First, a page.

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HISTORY

History of Danish royal castle ‘to be rewritten’

Denmark's biggest royal castle, Vordingborg, is set for an updated history after an archaeological dig shed new light on a key figure in its past.

History of Danish royal castle 'to be rewritten'
The 'Goose Tower' at Vordingborg Castle. Photo: Wikimedia Commons/Hubertus45
 
The castle, located on the southern coast of Zealand facing across the Baltic Sea towards Germany, was originally built in the 12th century by King Valdemar the Great. 
 
Valdemar used it as a base for raids on Germany and, later under Valdemar's son Valdemar II the Victorious, Estonia.
 
The castle was then expanded during the 14th century by the third Valdemar, Valdemar the Younger.
 
The three Valdemars have since been considered the original lords of the castle and given credit for making it one of the most impressive sights in the country.
 
But recent archaeological work has now revealed that much of the fortification work was carried out by Valdemar the Great's eldest son King Canute VI, who reigned between the first and second Valdemars.
 
“Traditionally, Valdemar the Great is seen as the founder, with Victorious and Younger later expanding the castle. Other kings of the period are not given a lot of credit, but our excavations have revealed that Canute VI has played a greater role than previously thought,” Lars Sass Jensen, medieval archaeologist and research assistant at Aarhus University, told Jyllands-Posten.
 
During their excavations, Jensen's team discovered wood that they were able to exactly date to the years 1189-90, 1195 and 1198-99 – years in which Canute ruled the castle and Denmark.
 
“He didn't just build over the castle, he expanded it continuously. He was, in other words, a king that invested heavily in the site as well as in its political function as a base for Baltic Sea expansion,” Larsen said to Jyllands-Posten.
 

VIKING

How a Viking king inspired one of our best-known modern technologies

A Swede and American tell the story of how they hatched the idea for the moniker 'Bluetooth' over beers.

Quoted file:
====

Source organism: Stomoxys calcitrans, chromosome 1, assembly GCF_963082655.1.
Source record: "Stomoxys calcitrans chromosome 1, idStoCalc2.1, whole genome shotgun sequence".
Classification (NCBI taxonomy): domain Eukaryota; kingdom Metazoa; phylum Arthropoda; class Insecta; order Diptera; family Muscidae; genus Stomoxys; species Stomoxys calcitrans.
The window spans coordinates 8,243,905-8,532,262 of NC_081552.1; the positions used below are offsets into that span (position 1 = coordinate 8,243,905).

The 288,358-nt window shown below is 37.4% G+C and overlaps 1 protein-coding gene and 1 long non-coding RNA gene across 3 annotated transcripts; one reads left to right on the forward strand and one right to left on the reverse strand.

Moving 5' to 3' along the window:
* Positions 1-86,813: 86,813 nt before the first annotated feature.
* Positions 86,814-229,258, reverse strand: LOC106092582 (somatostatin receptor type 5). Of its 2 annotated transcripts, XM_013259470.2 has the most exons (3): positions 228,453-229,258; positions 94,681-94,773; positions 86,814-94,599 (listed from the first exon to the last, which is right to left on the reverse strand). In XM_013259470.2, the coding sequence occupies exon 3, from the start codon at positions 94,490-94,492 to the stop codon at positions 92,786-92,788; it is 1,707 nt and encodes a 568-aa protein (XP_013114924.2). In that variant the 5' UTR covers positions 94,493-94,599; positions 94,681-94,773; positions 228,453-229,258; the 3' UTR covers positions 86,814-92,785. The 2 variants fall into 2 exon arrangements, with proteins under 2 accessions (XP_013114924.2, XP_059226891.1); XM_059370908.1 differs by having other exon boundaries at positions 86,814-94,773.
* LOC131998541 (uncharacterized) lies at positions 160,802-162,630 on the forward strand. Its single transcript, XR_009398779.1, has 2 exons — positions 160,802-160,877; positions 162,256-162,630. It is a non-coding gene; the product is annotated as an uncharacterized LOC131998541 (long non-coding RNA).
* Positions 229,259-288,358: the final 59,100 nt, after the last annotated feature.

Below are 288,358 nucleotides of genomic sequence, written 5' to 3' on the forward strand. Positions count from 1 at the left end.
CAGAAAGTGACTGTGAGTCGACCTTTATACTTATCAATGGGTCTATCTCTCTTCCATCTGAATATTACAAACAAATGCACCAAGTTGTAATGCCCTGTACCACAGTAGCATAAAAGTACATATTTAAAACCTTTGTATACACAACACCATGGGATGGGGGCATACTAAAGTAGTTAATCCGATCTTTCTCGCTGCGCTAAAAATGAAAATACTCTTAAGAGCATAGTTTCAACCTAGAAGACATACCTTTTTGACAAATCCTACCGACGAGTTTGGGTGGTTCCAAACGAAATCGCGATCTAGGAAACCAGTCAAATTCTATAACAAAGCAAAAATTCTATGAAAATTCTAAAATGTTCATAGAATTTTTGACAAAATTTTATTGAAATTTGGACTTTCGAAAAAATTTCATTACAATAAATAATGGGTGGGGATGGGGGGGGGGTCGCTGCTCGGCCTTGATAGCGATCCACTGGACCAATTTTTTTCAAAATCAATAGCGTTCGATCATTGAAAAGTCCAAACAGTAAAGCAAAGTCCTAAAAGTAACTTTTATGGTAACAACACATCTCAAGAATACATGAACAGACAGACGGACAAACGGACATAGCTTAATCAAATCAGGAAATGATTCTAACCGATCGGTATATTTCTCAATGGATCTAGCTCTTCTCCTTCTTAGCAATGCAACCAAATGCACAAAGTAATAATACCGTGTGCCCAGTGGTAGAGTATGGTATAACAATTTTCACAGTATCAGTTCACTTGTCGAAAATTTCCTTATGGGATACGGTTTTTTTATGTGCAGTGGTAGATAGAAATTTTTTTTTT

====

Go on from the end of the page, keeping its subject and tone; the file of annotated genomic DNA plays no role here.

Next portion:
A Danish 16th-century paining of Viking king Harald Bluetooth
A Danish 16th-century paining of Viking king Harald Bluetooth. Photo: Wikimedia Commons/Public domain

At the end of the 1990s, Sven Mattisson, a Swedish engineer working at telecom group Ericsson, and Jim Kardach, an American employed by Intel, were among those developing the revolutionary technology.

In 1998, at the dawn of the “wireless” era, the two men were part of an international consortium that created a universal standard for the technology first developed by Ericsson in 1994.

But prior to that, they had struggled to pitch their wireless products. Intel had its Biz-RF wireless programme, Ericsson had MC-Link, while Nokia had its Low Power RF. Kardach, Mattisson and others presented their ideas at a seminar in Toronto in late 1997.

“Jim and I said that people did not appreciate what we presented,” Mattisson, now 65 and winding down his career at Ericsson, recalled in a recent interview with AFP.

The engineer, who had travelled all the way to Canada from Sweden for the one-hour pitch, decided to hang out with Kardach for the evening before flying home.

“We received a lukewarm reception of our confusing proposal, and it was at this time I realised we needed a codename for the project which everyone could use,” Kardach explained in a long account on his webpage.

‘Chauvinistic story’

To drown their sorrows, the two men headed for a local Toronto bar and ended up talking about history, one of Kardach’s passions. “We had some beers… and Jim is interested in history so he asked me about Vikings, so we talked at length about that,” said Mattisson, admitting that his recollection of that historic night is now somewhat foggy.

Kardach said all he knew about Vikings was that they ran “around with horned helmets raiding and looting places, and that they were crazy chiefs.”

Mattisson recommended Kardach read a well-known Swedish historical novel about the Vikings, entitled “The Long Ships”.

Set in the 10th century – “a chauvinistic story” about a boy taken hostage by Vikings, says Mattisson – one name in the book caught Kardach’s attention: that of the king of Denmark, Harald “Bluetooth” Gormsson.

A Bluetooth adapter from 2004. Photo: Stefan Gustavsson/SvD/TT

Unification

An important historic figure in Scandinavia in the 10th century, the king of Denmark’s nickname is said to refer to a dead tooth, or, as other tales have it, to his liking for blueberries or even a simple translation error.

During his reign, Denmark turned its back on its pagan beliefs and Norse gods, gradually converting to Christianity.

But he is best known for having united Norway and Denmark in a union that lasted until 1814.

A king who unified Scandinavian rivals – the parallel delighted those seeking to unite the PC and cellular industries with a short-range wireless link.

And the reference to the king goes beyond the name: the Bluetooth logo, which at first glance resembles a geometric squiggle, is in fact a superimposition of the runes for the letters “H” and “B”, the king’s initials.

Low-cost and with low power consumption, Bluetooth was finally launched in May 1998, using technology allowing computer devices to communicate with each other in short range without fixed cables.

The first consumer device equipped with the technology hit the market in 1999, and its name, which was initially meant to be temporary until something better was devised, became permanent.

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